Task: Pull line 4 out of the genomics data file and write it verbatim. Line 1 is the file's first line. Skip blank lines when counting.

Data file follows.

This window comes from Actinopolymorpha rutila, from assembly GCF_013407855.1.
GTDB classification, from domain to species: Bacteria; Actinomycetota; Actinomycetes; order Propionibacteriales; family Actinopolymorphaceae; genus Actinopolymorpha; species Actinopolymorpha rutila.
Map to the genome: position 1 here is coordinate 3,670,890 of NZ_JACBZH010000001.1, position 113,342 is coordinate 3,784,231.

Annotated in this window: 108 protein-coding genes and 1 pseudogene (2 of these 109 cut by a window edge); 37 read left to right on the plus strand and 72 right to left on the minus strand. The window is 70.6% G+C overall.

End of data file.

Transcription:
Annotated in this window: 108 protein-coding genes and 1 pseudogene (2 of these 109 cut by a window edge); 37 read left to right on the plus strand and 72 right to left on the minus strand. The window is 70.6% G+C overall.